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7 Questions to Consider Before Hiring
Posted By Ryder Cullison On October 9, 2012 @ 5:01 am In News and Features | 18 Comments
How fast do you want the candidate? Many hiring managers say they need the candidate right away but drag their feet responding to qualified candidates to set up interviews. Lengthy delays in the recruiting process may convey to the candidate your organization is not interested in them and they may take another offer. If you are planning on being on vacation, out of town, or just unavailable, then this should be clear to your recruiters from the start so they can best establish the time frame expectations with your candidates.
Is your gut really right? Many hiring managers claim to know within five minutes or less of meeting a candidate whether they are right for the organization. Often gut reactions are based on subconscious biases and good candidates are overlooked in favor of candidates who feel less opposing and most closely mirror the attributes and culture of the hiring manager. Mirror-image hiring can be very damaging to an organization as it leads to idea stagnation and an army of “Yes Men.” If you want to hire good candidates you must be willing to step outside your comfort zone and hire skilled candidates who may challenge you in the workplace.
How important are the candidate’s skills? Recent studies suggest hiring managers are six times more likely to hire for cultural fit than for the candidate’s skills. Of course skills are essential, but will personality play a huge part in your decision making process? If so, consider defining the skills that are absolutely required to qualify a candidate. Also consider using an assessment company to evaluate your candidates for key skills such as Word, accounting, writing, or even listening. Most assessments are provided online, automatically scored, and the results easy to interpret.
Behavioral assessments: Yes or No? Behavioral assessments can be time intensive for the candidate and may slow the hiring process; however, most are provided online and can be taken at the candidate’s convenience. While the results are generally immediately available, having a consultant review the results with you is often necessary but can be very valuable. Additionally many assessments provide in-depth interview questions designed to probe the candidate for key aspects of their behavior which allows you to learn more than you could through traditional canned interview questions. This interview guide works best with managers who don’t make a gut hiring decision within the first 90 seconds.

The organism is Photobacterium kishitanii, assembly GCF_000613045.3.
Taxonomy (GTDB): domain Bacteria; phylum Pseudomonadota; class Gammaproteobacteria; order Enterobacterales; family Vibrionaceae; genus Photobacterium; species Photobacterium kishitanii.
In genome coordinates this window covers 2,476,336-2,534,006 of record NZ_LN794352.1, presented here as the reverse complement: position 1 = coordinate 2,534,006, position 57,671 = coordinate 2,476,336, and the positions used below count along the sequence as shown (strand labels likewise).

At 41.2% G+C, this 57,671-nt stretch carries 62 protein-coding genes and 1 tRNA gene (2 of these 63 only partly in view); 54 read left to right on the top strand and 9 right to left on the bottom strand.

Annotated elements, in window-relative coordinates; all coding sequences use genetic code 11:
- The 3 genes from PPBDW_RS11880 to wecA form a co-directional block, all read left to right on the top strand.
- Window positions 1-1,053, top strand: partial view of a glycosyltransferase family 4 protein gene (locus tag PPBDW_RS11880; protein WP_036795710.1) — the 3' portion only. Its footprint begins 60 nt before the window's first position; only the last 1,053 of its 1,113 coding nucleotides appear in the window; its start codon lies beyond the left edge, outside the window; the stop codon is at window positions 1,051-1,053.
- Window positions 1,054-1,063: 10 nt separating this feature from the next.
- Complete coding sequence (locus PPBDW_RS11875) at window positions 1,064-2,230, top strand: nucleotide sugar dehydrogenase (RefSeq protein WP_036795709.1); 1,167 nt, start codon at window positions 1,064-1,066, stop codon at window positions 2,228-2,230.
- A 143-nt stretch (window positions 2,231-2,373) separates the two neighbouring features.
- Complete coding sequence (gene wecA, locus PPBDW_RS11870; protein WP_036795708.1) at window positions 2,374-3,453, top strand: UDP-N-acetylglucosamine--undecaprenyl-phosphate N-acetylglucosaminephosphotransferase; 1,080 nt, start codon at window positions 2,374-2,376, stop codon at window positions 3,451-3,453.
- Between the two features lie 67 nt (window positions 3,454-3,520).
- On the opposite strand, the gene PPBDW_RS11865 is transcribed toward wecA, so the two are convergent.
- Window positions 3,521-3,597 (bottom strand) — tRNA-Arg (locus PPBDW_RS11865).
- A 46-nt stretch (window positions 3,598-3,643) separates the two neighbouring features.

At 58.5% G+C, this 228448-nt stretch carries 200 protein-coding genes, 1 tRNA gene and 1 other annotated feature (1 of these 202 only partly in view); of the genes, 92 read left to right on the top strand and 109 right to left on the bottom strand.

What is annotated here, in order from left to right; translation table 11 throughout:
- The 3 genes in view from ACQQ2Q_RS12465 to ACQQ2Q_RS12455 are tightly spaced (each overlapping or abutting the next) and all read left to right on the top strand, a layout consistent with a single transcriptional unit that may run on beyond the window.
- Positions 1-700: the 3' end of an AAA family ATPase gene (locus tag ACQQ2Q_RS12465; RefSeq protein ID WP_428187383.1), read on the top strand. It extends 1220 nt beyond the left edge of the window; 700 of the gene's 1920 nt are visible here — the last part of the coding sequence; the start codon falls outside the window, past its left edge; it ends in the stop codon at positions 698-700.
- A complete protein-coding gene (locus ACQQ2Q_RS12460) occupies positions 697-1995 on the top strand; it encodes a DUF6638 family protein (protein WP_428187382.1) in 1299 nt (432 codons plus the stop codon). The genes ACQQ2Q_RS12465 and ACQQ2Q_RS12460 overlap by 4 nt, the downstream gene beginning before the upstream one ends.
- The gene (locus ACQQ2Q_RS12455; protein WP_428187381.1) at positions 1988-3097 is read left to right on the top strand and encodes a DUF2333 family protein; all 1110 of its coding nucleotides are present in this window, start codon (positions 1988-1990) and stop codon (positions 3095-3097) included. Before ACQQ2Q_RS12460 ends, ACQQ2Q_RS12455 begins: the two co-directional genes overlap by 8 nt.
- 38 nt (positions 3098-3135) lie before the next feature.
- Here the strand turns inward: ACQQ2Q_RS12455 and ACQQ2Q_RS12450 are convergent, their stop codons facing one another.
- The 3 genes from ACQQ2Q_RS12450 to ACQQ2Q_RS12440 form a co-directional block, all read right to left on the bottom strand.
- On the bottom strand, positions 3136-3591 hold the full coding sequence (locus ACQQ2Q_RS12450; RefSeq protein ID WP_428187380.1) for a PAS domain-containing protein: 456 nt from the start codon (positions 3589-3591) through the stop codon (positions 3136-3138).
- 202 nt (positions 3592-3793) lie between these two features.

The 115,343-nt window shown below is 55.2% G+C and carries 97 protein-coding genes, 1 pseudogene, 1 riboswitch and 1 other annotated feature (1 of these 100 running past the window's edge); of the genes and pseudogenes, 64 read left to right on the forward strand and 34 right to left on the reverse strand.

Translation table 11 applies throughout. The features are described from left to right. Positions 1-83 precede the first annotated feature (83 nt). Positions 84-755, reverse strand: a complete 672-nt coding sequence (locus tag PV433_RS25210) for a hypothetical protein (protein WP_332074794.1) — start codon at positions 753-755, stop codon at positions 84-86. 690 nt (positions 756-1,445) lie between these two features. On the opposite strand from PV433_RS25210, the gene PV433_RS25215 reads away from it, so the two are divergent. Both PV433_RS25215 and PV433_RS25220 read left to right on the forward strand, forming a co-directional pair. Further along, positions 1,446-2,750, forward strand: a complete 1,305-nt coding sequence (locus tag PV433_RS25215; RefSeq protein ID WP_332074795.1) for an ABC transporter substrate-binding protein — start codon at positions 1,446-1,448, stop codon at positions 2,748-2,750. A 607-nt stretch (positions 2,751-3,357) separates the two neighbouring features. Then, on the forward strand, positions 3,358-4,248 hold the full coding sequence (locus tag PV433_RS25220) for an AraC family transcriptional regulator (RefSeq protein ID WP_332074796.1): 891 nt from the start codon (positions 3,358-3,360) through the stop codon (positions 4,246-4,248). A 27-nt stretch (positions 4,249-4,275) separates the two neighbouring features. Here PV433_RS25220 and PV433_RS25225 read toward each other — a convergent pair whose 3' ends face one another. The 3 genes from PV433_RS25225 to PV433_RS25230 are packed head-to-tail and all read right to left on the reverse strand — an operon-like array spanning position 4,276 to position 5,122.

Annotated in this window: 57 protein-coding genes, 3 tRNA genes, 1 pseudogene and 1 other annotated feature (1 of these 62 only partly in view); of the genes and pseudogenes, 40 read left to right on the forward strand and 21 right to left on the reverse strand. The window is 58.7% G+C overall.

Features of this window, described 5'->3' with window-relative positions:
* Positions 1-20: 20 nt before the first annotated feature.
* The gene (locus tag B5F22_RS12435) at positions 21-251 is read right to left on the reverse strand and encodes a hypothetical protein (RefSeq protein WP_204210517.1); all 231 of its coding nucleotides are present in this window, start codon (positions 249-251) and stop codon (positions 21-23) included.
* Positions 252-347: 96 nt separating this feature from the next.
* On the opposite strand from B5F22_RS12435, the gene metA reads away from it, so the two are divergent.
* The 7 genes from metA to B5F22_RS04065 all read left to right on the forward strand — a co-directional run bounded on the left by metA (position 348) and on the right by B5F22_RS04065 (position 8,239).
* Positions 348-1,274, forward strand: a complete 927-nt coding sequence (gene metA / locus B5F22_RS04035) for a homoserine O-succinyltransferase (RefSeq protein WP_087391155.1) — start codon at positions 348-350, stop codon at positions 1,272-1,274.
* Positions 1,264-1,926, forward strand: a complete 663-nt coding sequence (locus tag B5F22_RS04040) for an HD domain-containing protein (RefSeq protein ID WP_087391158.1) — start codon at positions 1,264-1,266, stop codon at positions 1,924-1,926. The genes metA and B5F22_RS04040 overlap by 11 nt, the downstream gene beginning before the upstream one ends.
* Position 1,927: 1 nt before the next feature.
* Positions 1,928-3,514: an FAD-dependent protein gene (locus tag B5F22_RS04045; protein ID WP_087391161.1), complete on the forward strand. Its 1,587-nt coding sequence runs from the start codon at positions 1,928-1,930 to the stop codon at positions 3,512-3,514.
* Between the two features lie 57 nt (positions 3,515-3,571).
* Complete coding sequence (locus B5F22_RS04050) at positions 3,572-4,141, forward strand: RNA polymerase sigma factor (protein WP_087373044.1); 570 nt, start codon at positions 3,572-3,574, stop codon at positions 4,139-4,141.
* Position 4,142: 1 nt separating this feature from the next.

Are you an early adopter? Video interviewing will become the norm in the next few years as it helps reduce travel costs associated with flying in candidates, eliminates the scheduling hassles associated with phone screening. and proves its value as a more revealing tool when trying to determine who is worth bringing in for the face-to-face interview. The question may be: What are you waiting for? Do you fear process change or new technologies? Are you getting or giving push back when you are approached with new technologies that could make your hiring process easier? Are you still holding on to your rotary phone?
Are you compliant? Despite who your gut tells you to hire, you are required by law not to discriminate against protected classes such as race, gender, and age. If your gut for instance is always telling you your candidate is too old, too black, or too feminine, then you may run the risk of non-compliance with federal entities such as the U.S. Equal Employment Opportunity Commission and the Office of Federal Contract Compliance Programs. Drawing their ire could bring fines, not to mention bad press and lower employee satisfaction. As mentioned earlier you must step outside your comfort zone when hiring and employing a diverse workforce is a great way to do this.
Will everyone but you get blamed for the bad hire? According to recent studies, recruiting is the HR function that has the highest business impact! Take a second and read that again. Though recruiting is left largely in HR’s lap it cannot be solely responsible for the recruiting process nor can they be solely blamed if hiring does not go well. HR cannot fully understand all the nuances, complexities, and skill requirements of each department. The hiring manager must be involved in the hiring process from start to finish ensuring they are getting the candidates that best match the skills and behavioral attributes necessary for the job. This way time is not wasted unnecessarily.
Recruiting and hiring well has a huge impact on an organization’s success and surely there are many more points to which I could give consideration. Please feel free to share your suggestions.
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